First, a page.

import com.amazon.identity.auth.device.api.workflow.RequestContext;
    
  2. Initialize the RequestContext.

    You will need to declare a RequestContext member variable and create a new instance of the class. To create the instance, pass in the current application context to the static factory method. The best place to initialize the RequestContext is in the onCreate method of your Activity. For example:

    private RequestContext mRequestContext;
    
    @Override
    protected void onCreate(Bundle savedInstance) {
        super.onCreate(savedInstance);
        mRequestContext = RequestContext.create(this);
    }
    
  3. Create an AuthorizeListenerImpl.

    AuthorizeListenerImpl extends the AuthorizeListener abstract class and will process the result of the authorize call. It contains three methods: onSuccess, onError, and onCancel. The AuthorizeResult object passed into the onSuccess method will contain the values needed to obtain an authorization token.

    private class AuthorizeListenerImpl extends AuthorizeListener {
    
        /* Authorization was completed successfully. */
        @Override
        public void onSuccess(final AuthorizeResult authorizeResult) {
        }
    
        /* There was an error during the attempt to authorize the application. */
        @Override
        public void onError(final AuthError authError) {
        }
    
        /* Authorization was cancelled before it could be completed. */
        @Override
        public void onCancel(final AuthCancellation authCancellation) {
        }
    }
    
  4. Create an instance of AuthorizeListenerImpl and register it.

    Create an instance of your AuthorizeListenerImpl and register it with your RequestContext instance. When the AuthorizeManager.authorize call is made, your RequestContext instance will invoke the appropriate callback method in your AuthorizeListener with the result of the authorize request. The best place to register your AuthorizeListenerImpl instance is in the onCreate method.

    @Override
    protected void onCreate(Bundle savedInstance) {
      super.onCreate(savedInstance);
      mRequestContext = RequestContext.create(this);
      mRequestContext.registerListener(new AuthorizeListenerImpl());
    }
    
  5. Override the onResume method.

    Override the onResume method in your Activity. Call super.onResume() as well as the onResume method on your RequestContext instance. This will notify the RequestContext to invoke your AuthorizeListener when your app is resumed if there is a callback ready from your AuthorizeManager.authorize call.

    @Override
    protected void onResume() {
        super.onResume();
        mRequestContext.onResume();
    }
    
  6. Call AuthorizeManager.authorize.

    In the onClick handler for your Login with Amazon button, call authorize to prompt the user to log in and authorize your application. This method is responsible for authorizing the customer in one of the following ways:

    • Switches to the system browser and lets the customer sign in and consent to the requested information.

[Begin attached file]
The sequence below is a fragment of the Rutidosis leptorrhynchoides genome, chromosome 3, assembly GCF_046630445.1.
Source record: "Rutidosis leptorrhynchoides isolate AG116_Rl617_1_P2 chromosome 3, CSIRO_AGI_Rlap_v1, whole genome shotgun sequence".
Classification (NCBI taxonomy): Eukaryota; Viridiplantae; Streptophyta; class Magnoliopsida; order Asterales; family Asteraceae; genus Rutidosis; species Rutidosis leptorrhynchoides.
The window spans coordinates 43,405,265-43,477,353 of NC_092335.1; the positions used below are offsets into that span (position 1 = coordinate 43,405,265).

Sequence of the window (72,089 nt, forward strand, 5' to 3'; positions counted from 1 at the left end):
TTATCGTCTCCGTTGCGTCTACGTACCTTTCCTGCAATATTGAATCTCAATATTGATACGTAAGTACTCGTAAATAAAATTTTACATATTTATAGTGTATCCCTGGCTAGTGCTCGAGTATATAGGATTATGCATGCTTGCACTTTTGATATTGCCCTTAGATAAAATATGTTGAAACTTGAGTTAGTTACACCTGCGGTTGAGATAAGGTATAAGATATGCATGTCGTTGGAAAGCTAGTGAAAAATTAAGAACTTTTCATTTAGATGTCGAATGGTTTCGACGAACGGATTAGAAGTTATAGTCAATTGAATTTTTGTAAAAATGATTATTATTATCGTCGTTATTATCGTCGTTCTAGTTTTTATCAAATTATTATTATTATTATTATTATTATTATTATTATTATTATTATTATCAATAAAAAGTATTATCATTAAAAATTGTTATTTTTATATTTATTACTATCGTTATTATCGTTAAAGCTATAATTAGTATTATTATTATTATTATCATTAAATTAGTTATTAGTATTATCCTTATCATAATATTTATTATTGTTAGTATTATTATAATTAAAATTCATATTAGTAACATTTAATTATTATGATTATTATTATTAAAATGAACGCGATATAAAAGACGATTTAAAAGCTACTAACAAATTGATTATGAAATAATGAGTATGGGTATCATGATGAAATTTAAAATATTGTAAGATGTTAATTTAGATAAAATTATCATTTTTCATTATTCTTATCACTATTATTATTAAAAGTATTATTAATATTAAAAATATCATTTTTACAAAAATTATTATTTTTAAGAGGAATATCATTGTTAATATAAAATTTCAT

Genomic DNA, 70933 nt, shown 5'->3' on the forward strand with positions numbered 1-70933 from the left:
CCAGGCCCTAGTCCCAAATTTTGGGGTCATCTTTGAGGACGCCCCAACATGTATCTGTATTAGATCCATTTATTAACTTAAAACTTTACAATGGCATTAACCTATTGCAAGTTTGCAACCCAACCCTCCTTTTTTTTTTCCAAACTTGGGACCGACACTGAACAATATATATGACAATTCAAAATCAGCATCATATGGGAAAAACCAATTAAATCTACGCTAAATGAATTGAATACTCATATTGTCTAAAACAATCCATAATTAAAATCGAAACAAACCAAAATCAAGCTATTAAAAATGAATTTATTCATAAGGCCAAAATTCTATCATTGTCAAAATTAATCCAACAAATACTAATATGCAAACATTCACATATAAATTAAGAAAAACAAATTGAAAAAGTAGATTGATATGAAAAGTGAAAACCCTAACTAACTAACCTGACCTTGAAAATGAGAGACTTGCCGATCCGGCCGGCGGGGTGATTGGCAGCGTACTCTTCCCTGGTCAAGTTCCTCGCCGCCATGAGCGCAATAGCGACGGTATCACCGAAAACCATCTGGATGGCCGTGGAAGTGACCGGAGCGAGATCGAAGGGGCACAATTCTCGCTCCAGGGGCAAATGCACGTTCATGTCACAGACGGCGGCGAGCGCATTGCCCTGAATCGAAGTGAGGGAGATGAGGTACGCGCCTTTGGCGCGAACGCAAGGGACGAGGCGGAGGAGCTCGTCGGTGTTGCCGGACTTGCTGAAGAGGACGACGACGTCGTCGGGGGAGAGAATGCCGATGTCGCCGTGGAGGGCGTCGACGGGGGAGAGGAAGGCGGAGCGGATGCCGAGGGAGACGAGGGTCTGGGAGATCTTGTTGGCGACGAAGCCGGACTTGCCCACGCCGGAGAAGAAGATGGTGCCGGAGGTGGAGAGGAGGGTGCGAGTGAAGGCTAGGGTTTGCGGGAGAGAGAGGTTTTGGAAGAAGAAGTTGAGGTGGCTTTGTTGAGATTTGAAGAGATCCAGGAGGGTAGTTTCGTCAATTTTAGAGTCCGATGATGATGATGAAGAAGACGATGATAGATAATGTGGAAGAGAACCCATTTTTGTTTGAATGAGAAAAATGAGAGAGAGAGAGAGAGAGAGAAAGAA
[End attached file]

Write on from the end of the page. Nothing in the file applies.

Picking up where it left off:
• Switches to web view in a secure context to let the customer sign in and consent to the requested information.


    This secure context for the second point above, is currently made available as the Amazon Shopping app on Android devices. Amazon devices running Fire OS (for example Kindle tablets and Fire TV devices) always use this option even if there is no Amazon Shopping app on the device. Because of this, if the customer is already signed in to the Amazon Shopping app, this API will skip the sign-in page, leading to a Single Sign On experience for the customer.

    When your application is authorized, it is authorized for one or more data sets known as scopes. Scopes are an OAuth mechanism for a client to tell an authorization server what resource permissions they need. You pass an array of scopes as a parameter to the authorize method.

    The first time a user logs in to your app, they will receive a prompt that contains the list of data you require access to, and request consent before proceeding. LWA when used with AVS requires the alexa:all scope.

    The call to authorize is asynchronous, and your AuthorizeListenerImpl instance will be invoked with the result of your call.

    private RequestContext mRequestContext;
    private static final String PRODUCT_ID = "INSERT YOUR PRODUCT ID FROM AMAZON DEVELOPER CONSOLE";
    private static final String PRODUCT_DSN = "INSERT UNIQUE DSN FOR YOUR DEVICE";
    private static final String CODE_CHALLENGE = "INSERT CODE CHALLENGE FROM DEVICE FOR THIS REQUEST";
    private static final String CODE_CHALLENGE_METHOD = "S256";
    
    @Override
    protected void onCreate(Bundle savedInstanceState) {
        super.onCreate(savedInstanceState);
        mRequestContext = RequestContext.create(this);
        mRequestContext.registerListener(new AuthorizeListenerImpl());
    
        // Find the button with the login_with_amazon ID
        // and set up a click handler
        mLoginButton = (Button) findViewById(R.id.login_with_amazon);
        mLoginButton.setOnClickListener(new OnClickListener() {
            @Override
            public void onClick(View v) {
                final JSONObject scopeData = new JSONObject();